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    • "High-resolution structural magnetic resonance imaging (MRI) data has been used to perform in-vivo volumetric and morphometric analysis of brain structures in pediatric cohorts. Volumetric studies have described growth curves in normal brain development (Sowell et al. 2002; Lenroot and Giedd 2006; Giedd et al. 1996) and have identified abnormal structure sizes due to diseases or disorders (Fleisher et al. 2008; Ahn et al. 2007). Morphometric studies have been able to identify localized structural changes using shape analysis (Thompson et al. 2013). "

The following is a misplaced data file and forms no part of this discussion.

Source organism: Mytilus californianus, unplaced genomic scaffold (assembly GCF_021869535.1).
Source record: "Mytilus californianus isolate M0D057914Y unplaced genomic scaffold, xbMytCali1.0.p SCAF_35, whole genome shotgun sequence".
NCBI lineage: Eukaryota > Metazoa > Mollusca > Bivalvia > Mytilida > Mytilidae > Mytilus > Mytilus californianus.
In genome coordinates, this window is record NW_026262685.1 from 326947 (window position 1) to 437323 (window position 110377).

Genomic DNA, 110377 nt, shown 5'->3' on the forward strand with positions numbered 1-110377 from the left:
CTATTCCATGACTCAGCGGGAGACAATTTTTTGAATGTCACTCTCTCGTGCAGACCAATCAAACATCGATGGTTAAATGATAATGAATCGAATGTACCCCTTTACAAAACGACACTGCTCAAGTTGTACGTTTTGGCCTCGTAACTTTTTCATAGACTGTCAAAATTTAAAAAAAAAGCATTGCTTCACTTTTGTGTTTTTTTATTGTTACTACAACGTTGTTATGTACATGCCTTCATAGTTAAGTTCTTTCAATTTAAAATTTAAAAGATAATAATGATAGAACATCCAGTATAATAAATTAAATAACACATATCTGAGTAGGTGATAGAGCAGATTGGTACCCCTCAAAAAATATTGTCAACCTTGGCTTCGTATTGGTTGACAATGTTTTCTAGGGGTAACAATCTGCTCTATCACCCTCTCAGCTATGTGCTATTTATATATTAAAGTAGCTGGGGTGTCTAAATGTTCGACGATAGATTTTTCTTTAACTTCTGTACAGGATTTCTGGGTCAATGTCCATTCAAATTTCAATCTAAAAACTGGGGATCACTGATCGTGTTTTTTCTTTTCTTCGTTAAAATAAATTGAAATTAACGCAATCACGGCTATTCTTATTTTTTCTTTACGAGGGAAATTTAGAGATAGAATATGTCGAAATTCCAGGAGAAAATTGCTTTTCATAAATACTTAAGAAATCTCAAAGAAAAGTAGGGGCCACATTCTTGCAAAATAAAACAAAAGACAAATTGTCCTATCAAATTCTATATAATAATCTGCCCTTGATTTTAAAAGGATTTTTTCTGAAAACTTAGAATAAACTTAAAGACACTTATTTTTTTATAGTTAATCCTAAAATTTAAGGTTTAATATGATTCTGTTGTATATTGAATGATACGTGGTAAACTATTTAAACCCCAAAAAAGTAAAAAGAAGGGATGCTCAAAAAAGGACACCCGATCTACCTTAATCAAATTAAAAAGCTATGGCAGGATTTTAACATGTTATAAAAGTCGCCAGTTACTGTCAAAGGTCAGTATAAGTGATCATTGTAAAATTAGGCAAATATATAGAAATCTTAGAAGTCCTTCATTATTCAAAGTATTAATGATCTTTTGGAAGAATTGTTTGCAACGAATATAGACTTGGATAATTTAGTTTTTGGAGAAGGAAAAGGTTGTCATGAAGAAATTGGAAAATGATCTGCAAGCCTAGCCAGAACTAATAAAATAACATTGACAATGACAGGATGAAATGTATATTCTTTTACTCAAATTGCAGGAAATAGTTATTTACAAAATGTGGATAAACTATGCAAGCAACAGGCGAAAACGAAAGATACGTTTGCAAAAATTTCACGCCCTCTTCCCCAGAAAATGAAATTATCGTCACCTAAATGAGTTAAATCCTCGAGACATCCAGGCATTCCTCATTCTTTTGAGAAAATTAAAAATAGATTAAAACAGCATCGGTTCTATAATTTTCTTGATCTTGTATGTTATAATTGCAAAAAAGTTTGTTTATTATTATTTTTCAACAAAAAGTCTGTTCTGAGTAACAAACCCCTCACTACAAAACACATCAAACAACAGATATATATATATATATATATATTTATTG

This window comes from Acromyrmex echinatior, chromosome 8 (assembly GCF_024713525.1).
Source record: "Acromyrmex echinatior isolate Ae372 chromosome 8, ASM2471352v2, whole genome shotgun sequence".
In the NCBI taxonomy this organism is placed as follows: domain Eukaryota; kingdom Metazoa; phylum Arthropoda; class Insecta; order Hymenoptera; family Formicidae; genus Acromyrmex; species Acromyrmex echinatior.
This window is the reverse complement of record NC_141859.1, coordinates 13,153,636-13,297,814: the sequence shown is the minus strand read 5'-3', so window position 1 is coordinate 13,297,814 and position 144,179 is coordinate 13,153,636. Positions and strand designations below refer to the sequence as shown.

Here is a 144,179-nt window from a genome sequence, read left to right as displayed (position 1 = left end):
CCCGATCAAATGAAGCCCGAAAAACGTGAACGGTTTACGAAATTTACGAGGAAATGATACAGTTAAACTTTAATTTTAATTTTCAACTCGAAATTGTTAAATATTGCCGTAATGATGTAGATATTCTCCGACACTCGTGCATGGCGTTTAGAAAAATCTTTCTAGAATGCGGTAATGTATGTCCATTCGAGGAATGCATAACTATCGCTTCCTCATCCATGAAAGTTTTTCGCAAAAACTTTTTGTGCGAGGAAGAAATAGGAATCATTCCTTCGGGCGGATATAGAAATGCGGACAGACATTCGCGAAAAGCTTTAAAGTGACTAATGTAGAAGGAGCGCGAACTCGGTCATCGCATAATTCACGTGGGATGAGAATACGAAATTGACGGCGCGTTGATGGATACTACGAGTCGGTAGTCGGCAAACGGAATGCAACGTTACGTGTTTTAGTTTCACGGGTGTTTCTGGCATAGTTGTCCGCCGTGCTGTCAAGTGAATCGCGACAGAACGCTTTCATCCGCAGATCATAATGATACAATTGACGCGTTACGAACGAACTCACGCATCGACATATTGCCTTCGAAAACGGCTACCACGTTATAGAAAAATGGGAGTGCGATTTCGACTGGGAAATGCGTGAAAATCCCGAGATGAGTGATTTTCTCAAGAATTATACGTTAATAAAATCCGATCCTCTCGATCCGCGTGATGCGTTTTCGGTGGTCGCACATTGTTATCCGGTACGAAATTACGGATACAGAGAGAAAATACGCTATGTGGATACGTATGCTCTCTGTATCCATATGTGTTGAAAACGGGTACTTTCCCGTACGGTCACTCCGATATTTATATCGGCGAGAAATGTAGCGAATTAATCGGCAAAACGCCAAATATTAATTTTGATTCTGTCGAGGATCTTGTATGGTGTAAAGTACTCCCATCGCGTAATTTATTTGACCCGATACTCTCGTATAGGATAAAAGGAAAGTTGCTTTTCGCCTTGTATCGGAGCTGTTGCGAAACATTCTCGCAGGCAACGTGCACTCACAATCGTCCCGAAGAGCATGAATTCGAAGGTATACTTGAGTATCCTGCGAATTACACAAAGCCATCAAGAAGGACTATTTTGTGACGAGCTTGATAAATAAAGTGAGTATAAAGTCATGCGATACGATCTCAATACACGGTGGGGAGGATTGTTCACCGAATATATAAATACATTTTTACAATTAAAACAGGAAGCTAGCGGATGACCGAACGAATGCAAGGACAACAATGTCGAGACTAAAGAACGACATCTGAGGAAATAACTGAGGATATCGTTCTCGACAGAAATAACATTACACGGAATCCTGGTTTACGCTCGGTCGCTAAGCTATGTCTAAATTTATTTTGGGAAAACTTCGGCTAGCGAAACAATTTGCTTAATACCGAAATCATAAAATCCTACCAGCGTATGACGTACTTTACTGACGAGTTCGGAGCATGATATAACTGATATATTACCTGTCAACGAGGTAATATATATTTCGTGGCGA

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    ABSTRACT: Volumetric and morphometric neuroimaging studies of the basal ganglia and thalamus in pediatric populations have utilized existing automated segmentation tools including FIRST (Functional Magnetic Resonance Imaging of the Brain's Integrated Registration and Segmentation Tool) and FreeSurfer. These segmentation packages, however, are mostly based on adult training data. Given that there are marked differences between the pediatric and adult brain, it is likely an age-specific segmentation technique will produce more accurate segmentation results. In this study, we describe a new automated segmentation technique for analysis of 7-year-old basal ganglia and thalamus, called Pediatric Subcortical Segmentation Technique (PSST). PSST consists of a probabilistic 7-year-old subcortical gray matter atlas (accumbens, caudate, pallidum, putamen and thalamus) combined with a customized segmentation pipeline using existing tools: ANTs (Advanced Normalization Tools) and SPM (Statistical Parametric Mapping). The segmentation accuracy of PSST in 7-year-old data was compared against FIRST and FreeSurfer, relative to manual segmentation as the ground truth, utilizing spatial overlap (Dice's coefficient), volume correlation (intraclass correlation coefficient, ICC) and limits of agreement (Bland-Altman plots). PSST achieved spatial overlap scores ≥90 % and ICC scores ≥0.77 when compared with manual segmentation, for all structures except the accumbens. Compared with FIRST and FreeSurfer, PSST showed higher spatial overlap (p FDR < 0.05) and ICC scores, with less volumetric bias according to Bland-Altman plots. PSST is a customized segmentation pipeline with an age-specific atlas that accurately segments typical and atypical basal ganglia and thalami at age 7 years, and has the potential to be applied to other pediatric datasets.